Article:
So how should we proceed? We could use our common sense and draw inferences based on how realistic a possibility is. But our common sense is shaped by our personal experiences and biases. It can never be objective.
If we cannot predict the future, how should we insure ourselves against Black Swan events? Fortunately, NNT comes to our rescue once again. Since human risk assessment is fallible i.e predisposed to prediction errors even when it is not our fault – the best strategy is to be either hyper-aggressive or hyper-conservative rather than mildly aggressive or mildly conservative. As a former financier himself, he uses a familiar example of investments to prove his point.
To effectively protect one’s investments against a Black Swan event, one must put 85 to 90% in extremely safe investments (like Treasury bills) and the other 10 to 15% in extremely speculative bets. In this way, the investment is not dependent upon risk management errors nor on Black Swan events. When such an event occurs, they are cushioned by safe investments.
Part 3 of the book operates entirely within the realm of natural sciences and in particular, the bell curve (the graph of a normally distributed variable looks similar to an asymmetrical bell, hence the name). The primary targets in Part 3 are individuals who use the bell curve to predict Black Swans, the consequence of which is that we fail to predict the probability of highly unlikely events. As NNT points out, a turkey using the normal distribution to predict his future would never be able to predict his death on the night before Thanksgiving. This section of the book is by far the most technical one but a basic understanding of Statistics (or a quick Google search to explain the concepts) is enough.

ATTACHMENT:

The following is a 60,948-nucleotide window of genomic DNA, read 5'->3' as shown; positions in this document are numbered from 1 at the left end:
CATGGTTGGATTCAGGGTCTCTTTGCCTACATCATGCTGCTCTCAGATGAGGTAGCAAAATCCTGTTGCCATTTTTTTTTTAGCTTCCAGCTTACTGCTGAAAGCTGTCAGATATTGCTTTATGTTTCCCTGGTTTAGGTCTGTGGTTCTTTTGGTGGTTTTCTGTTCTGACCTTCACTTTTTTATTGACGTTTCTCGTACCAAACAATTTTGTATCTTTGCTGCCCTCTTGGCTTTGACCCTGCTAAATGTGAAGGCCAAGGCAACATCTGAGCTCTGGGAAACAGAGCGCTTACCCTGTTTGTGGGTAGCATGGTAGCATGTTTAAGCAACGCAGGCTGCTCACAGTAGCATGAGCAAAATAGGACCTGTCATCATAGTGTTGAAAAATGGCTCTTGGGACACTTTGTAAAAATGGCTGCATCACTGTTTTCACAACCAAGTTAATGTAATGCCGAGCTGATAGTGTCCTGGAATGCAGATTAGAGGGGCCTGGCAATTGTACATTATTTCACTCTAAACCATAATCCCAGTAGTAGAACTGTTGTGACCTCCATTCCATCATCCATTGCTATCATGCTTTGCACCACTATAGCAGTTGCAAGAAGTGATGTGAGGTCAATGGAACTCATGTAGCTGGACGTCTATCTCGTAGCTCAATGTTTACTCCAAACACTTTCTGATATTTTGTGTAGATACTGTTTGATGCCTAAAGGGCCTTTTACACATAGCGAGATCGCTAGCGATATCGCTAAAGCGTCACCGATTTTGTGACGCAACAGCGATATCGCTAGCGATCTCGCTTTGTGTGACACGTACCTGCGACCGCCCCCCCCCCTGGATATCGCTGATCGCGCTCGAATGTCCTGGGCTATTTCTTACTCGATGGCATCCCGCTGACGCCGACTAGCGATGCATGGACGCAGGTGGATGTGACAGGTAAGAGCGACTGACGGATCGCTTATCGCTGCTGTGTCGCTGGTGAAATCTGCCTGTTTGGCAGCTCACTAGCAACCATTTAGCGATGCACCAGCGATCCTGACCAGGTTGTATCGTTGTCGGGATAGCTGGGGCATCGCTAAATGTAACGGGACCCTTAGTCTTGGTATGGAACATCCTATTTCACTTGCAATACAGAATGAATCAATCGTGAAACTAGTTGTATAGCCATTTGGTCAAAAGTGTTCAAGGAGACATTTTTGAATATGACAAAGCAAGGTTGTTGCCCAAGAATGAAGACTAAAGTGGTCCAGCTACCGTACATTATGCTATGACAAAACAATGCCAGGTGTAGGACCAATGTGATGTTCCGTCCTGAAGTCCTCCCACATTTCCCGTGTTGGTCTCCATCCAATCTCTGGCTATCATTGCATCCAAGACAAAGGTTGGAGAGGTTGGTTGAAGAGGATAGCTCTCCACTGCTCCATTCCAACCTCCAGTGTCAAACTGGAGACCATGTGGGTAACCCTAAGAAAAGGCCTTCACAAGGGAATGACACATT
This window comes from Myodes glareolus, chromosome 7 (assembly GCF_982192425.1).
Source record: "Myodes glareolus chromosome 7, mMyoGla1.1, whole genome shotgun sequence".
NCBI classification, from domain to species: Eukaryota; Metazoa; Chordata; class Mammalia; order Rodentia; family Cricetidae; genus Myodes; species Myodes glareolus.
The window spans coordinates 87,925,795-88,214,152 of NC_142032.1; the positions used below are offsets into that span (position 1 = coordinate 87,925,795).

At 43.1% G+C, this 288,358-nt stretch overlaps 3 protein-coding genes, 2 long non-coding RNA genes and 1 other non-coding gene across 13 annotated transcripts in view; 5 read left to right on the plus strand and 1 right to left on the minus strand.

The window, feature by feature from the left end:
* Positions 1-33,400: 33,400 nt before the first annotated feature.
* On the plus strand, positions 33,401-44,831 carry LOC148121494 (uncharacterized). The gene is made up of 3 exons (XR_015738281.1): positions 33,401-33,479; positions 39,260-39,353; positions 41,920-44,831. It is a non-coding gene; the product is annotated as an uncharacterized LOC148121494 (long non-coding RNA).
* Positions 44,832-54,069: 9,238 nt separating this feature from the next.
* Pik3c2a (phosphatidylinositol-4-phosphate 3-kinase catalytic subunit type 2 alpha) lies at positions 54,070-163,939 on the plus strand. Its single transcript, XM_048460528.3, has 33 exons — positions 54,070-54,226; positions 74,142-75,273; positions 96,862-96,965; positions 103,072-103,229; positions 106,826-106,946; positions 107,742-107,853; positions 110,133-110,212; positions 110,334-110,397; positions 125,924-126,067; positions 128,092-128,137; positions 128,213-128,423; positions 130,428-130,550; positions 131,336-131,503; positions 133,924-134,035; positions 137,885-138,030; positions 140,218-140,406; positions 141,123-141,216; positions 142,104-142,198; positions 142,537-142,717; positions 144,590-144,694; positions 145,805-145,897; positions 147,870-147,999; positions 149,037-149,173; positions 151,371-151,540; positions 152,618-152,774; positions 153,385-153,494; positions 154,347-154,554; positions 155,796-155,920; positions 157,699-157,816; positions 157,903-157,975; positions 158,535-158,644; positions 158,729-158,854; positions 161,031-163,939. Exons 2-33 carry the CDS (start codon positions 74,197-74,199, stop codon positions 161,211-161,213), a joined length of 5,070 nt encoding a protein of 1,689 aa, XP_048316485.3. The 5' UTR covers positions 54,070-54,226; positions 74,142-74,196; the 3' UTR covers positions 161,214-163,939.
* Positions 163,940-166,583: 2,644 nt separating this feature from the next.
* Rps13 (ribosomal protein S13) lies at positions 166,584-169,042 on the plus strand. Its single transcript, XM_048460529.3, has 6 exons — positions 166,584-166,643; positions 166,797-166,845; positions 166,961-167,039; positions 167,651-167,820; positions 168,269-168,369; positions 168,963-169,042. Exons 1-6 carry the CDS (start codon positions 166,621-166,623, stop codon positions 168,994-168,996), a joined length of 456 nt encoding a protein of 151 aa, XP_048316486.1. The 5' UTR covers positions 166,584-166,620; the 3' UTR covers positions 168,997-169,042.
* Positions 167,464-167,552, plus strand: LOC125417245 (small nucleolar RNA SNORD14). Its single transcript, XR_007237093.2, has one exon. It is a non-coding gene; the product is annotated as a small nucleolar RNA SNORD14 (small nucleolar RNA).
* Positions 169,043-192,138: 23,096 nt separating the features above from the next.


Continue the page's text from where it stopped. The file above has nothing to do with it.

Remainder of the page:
Source – statisticshowto.com
While NNT has a fantastic sense of humour and reading the book can be described as having a long conversation with a good friend, it is not without its faults. A common criticism for the author’s writing style is that there is too much of the author in it. While his personal anecdotes make the experience more enjoyable, it is not difficult to see why a prospective reader may be put off by it.
The tone of the book is very much indicative of an ‘Us vs. Them’ scenario. NNT occasionally comes off as pompous and arrogant and by the third section of the book, you will not be faulted for believing that the same point is being repeated over and over again. The book could have functioned much better without the clutter, but some may argue that his personal notes enrich the book rather than take away from it.
However, the relative strengths of the book and the subject matter nearly make up for its faults. The entirety of the book may be summed up by one quote, “You cannot ignore self-delusion.” There are unknowns within the realm of possibility that we know about and unknowns that we do not and the problem with experts, the very individuals that we look upon for guidance, is that they are not aware of the gaps in their knowledge.
Overall, despite my own misgivings, I would highly recommend that one read this book even though you must trudge through chapters and tales that do not add to its understanding at all. The book could have easily been one-third of its length and still proved its point effectively.
Written by: Anusha Paul Choudhury
Edited by: Oishika Ghoshal